North Louisiana lawmaker teams up with Acadiana reps to fund Lafayette area infrastructure projects he calls "incredibly vital" to the state's economy. UL Lafayette alone stands to take in more than $9 million to fund construction projects.
On Tuesday state Sen. Neil Riser of Monroe and state Rep. Joel Robideaux, Republican lawmakers who respectively chair the Senate and House committees that control the state construction budget, announced more than $22 million in capital outlay funding for various projects in the Acadiana region.
According to a press release issued by The Picard Group, total funding includes $5 million for the construction of a new cargo facility at the Lafayette Regional Airport, expected to create nearly 55 permanent jobs; $5 million for the construction and planning of Apollo Road in Scott, which will provide a major transportation artery and evacuation route from Interstate 10; $3 million total funding for the city of Youngsville for planning and construction for a new community center that will be available to use as a hurricane shelter; and up to $9.4 million in funding for UL Lafayette to be used for construction projects.
"Together with Chairman Robideaux, I am pleased to announce funding for the Lafayette region, which is incredibly vital to the state's economy as a whole," Riser said. "The announcement is a testament to the cooperative effort of North Louisiana working with South Louisiana for the benefit of all of our state." Riser said he plans to continue to work with Robideaux and the Acadiana delegation to make strategic investments in capital outlay projects that benefit not only the region but the entire state.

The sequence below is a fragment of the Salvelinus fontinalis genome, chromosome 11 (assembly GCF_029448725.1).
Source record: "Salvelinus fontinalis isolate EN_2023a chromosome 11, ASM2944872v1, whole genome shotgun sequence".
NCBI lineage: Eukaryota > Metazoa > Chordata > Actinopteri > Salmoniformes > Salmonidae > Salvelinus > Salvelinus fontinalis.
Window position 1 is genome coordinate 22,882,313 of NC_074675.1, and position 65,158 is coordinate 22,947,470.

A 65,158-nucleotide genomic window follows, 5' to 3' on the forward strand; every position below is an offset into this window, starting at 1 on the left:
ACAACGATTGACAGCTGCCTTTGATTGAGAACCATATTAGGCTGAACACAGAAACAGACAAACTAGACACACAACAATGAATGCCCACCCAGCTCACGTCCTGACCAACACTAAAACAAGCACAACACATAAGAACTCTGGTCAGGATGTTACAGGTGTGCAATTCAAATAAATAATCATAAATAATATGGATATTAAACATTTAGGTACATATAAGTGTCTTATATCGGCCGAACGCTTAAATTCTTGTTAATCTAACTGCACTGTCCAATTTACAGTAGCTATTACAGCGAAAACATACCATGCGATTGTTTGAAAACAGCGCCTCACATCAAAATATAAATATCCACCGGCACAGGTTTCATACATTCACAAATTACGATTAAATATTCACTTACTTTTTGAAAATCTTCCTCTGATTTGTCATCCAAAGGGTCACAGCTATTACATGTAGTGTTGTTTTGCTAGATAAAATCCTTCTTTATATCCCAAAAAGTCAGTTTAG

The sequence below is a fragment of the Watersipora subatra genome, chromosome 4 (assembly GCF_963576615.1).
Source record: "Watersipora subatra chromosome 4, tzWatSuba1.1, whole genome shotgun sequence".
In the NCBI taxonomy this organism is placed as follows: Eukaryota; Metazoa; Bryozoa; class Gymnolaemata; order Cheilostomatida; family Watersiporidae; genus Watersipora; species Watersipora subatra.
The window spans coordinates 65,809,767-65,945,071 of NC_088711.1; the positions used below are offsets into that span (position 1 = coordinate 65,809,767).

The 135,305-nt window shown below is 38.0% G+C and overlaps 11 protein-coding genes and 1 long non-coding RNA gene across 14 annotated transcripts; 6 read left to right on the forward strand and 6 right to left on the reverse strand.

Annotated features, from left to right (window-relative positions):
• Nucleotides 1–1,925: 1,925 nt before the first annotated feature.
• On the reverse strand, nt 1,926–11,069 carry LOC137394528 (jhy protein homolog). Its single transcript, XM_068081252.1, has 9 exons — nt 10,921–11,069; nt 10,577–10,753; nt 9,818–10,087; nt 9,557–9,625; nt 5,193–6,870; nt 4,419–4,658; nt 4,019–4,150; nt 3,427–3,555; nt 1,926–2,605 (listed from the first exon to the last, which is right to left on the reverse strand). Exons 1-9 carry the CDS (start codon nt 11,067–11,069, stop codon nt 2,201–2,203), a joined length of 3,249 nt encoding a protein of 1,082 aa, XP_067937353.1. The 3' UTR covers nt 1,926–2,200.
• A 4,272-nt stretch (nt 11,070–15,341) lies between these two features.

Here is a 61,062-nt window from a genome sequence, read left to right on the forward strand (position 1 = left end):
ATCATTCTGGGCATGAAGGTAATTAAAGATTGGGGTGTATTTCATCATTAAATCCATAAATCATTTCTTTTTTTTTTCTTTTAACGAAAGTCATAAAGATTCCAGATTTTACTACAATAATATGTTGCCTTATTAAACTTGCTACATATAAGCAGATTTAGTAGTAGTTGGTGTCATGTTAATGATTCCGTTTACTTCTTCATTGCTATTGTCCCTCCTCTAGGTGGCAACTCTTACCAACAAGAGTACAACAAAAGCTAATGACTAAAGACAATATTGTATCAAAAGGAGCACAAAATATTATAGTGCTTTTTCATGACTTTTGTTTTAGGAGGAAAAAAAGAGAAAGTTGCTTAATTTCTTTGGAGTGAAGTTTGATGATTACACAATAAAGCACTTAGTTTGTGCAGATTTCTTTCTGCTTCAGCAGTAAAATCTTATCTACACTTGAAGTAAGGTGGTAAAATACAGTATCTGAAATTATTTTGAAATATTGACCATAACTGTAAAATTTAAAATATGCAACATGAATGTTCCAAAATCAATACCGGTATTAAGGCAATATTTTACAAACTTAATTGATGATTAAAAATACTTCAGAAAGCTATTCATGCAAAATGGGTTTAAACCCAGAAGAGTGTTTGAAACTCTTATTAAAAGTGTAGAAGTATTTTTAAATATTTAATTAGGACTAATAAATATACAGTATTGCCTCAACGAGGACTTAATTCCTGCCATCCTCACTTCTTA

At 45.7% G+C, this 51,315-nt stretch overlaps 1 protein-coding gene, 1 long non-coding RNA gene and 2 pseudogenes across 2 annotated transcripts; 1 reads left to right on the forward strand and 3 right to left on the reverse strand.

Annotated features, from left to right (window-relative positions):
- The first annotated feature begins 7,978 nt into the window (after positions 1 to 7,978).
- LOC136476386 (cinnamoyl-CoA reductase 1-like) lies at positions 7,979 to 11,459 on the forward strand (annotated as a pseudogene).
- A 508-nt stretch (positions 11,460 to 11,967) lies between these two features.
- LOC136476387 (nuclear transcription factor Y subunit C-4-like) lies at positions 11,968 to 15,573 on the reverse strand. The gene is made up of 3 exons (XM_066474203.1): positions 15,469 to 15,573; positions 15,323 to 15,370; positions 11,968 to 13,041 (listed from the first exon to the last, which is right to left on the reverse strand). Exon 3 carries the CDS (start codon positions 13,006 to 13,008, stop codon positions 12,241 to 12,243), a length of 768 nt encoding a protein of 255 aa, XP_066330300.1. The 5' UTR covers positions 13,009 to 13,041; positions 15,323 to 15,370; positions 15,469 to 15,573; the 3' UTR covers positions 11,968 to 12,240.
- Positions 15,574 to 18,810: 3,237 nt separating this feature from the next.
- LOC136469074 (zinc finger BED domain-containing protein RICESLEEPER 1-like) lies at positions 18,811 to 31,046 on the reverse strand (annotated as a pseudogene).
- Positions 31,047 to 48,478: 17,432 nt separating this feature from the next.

At a press conference held at the Lafayette Economic Development Authority's office, Robideaux also thanked the governor for his support in securing the infrastructure dollars for the Acadiana region, saying they will enable the airport, university and area municipalities to "continue to drive the economic growth in the energy sector by providing better roads and facilities, which meet the growing commerce demands of our economy."
"With the boom in shale drilling in North Louisiana, never has the need for cooperation and support between north and south been greater in our state," Robideaux added.